UN study analyzes how benefits from traditional medicines are shared

10 February 2004

A new United Nations report spotlights the complexities of equitably sharing profits from the commercial use of herbs traditionally nurtured by indigenous groups, but recently analyzed and patented by non-indigenous corporations.

The study, produced jointly by the World Intellectual Property Organization (WIPO) and the UN Environment Programme (UNEP), highlights the shortcomings of existing agreements while pointing out that there is scope for property rights to be used more effectively to generate and share benefits more equitably.

Offering examples, the report notes that a Genetic Resource Recognition Fund was established at the University of California at Davis to share the benefits from the commercial use of a now patented, disease-resistance gene taken from rice used by the Bela people in Mali. But so far, the Trust has received no funds.

The WIPO/UNEP study also questions why the blight-resistance gene from Oryza longistaminata and the associated technical knowledge are not being made available to the Institute of Economic Research in Mali, given the current work by UC Davis to transfer the gene into Chinese rice varieties.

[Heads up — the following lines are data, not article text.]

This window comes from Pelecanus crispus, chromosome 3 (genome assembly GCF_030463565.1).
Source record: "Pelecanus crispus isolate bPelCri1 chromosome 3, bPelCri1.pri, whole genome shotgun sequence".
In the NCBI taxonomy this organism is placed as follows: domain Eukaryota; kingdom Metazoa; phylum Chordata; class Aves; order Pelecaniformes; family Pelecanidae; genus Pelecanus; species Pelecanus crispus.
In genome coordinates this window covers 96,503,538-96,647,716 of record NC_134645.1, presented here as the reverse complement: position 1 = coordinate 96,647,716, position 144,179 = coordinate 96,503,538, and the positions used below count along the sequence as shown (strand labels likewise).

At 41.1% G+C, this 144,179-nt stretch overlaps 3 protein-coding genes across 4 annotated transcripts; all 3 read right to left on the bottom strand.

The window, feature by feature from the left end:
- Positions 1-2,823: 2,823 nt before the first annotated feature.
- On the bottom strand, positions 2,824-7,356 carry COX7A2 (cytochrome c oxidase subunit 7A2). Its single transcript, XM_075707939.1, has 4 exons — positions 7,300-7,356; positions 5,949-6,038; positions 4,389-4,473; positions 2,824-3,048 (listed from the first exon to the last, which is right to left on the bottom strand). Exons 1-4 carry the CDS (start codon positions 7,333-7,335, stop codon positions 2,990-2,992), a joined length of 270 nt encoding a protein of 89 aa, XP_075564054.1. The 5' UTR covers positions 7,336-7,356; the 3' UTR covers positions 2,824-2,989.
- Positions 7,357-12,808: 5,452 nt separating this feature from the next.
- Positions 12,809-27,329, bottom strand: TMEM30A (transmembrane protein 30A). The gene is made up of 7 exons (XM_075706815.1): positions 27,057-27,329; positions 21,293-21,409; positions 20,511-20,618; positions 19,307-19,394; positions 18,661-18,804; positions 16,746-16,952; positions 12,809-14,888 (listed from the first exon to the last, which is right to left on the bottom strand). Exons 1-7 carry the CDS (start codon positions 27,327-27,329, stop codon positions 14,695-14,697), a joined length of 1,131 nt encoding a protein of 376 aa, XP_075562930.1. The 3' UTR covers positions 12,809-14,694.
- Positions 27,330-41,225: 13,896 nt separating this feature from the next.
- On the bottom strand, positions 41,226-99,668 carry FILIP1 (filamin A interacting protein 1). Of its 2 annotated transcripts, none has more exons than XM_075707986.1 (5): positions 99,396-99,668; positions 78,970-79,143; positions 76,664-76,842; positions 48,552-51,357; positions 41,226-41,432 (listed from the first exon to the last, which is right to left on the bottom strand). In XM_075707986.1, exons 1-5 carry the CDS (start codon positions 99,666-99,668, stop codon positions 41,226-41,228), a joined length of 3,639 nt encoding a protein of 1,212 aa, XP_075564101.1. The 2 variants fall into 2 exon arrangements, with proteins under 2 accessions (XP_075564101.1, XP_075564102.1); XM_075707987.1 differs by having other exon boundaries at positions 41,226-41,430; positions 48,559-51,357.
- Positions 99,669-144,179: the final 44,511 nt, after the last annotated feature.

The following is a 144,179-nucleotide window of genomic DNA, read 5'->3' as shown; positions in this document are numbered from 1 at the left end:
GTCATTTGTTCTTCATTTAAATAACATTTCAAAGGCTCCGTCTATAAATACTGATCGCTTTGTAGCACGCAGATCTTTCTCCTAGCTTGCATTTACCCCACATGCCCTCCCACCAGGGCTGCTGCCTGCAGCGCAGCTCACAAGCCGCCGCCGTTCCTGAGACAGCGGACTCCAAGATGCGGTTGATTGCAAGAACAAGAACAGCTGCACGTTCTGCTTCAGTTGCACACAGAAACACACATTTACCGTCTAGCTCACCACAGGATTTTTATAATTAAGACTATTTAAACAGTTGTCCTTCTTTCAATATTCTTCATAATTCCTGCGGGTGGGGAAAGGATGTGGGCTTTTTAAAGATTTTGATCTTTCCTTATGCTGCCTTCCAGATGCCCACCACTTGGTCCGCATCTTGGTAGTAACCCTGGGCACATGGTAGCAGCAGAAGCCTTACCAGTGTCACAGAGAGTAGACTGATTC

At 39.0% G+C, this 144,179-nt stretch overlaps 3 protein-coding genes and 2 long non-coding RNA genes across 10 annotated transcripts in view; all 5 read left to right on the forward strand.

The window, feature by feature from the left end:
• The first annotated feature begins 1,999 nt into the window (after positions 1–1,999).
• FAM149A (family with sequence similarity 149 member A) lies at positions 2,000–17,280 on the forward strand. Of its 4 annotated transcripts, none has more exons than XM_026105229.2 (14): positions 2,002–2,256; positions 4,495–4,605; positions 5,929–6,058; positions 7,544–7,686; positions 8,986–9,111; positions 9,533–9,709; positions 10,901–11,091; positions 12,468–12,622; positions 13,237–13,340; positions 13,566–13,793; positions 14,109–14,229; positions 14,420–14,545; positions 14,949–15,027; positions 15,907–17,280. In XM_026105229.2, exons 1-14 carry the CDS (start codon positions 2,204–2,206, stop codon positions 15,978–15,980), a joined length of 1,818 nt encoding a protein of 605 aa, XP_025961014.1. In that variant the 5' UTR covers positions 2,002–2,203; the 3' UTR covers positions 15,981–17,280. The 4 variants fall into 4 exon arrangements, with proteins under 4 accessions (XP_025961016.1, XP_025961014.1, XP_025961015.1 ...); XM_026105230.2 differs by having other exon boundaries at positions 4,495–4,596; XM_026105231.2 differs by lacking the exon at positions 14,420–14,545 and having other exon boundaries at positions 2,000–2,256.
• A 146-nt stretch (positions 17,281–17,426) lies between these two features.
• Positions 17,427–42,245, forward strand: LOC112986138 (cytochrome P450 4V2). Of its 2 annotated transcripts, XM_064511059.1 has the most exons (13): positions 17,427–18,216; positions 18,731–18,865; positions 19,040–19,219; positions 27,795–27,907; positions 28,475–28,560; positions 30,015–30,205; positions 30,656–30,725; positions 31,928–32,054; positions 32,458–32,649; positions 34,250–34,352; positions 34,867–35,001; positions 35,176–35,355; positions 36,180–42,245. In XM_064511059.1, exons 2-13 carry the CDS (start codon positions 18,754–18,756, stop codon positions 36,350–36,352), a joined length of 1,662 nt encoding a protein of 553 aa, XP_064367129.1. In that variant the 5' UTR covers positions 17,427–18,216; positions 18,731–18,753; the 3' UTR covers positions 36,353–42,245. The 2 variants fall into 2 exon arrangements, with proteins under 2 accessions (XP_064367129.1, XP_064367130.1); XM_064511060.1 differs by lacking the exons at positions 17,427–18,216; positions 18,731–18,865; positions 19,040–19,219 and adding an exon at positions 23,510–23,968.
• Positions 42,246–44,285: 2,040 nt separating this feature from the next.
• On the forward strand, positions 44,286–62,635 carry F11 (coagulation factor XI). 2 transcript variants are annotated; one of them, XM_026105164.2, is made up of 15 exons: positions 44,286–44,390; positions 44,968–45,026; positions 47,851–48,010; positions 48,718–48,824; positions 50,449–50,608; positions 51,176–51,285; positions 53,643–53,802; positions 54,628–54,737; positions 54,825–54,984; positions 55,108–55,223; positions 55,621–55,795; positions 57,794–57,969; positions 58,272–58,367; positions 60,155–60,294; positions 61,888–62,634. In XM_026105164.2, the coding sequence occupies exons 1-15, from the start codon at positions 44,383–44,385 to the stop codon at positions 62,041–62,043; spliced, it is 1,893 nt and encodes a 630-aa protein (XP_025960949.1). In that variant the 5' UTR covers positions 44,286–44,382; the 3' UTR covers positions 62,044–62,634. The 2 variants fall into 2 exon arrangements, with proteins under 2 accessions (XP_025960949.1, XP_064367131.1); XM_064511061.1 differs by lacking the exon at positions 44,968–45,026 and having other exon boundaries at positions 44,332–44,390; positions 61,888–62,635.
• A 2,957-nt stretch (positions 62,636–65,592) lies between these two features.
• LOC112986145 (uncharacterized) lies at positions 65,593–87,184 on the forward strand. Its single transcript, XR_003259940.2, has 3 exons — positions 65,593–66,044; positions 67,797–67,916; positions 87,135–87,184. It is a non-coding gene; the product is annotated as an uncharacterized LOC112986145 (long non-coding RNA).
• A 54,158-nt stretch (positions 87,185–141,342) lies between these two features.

The Bela people have been given "no formal recognition as primary conservators and holders of detailed knowledge of this disease-resistant variety of wild rice," it notes.

In India, a team of researchers from the All India Coordinated Research Project learned from the Kani people about an energizing substance derived from the Arogypaacha plant. Subsequently the Tropical Botanic Garden Research Institute in Kerala developed, tested and licensed it to companies under the name Jeevani.

The Kerala Kani Samudaya Kshema Trust was set up in the late 1980s, funded by some of the profits from licensing Jeevani. The trust's objectives included community welfare and development projects for the Kani in Kerala.

The patents filed on the medicines excluded an important Indian healers' association called Plathis, however, and covered just India, the study says. Nonetheless, it notes, Jeevani products are being sold outside India, with at least one company in the United States falling outside the licensing and benefit-sharing agreement.

 

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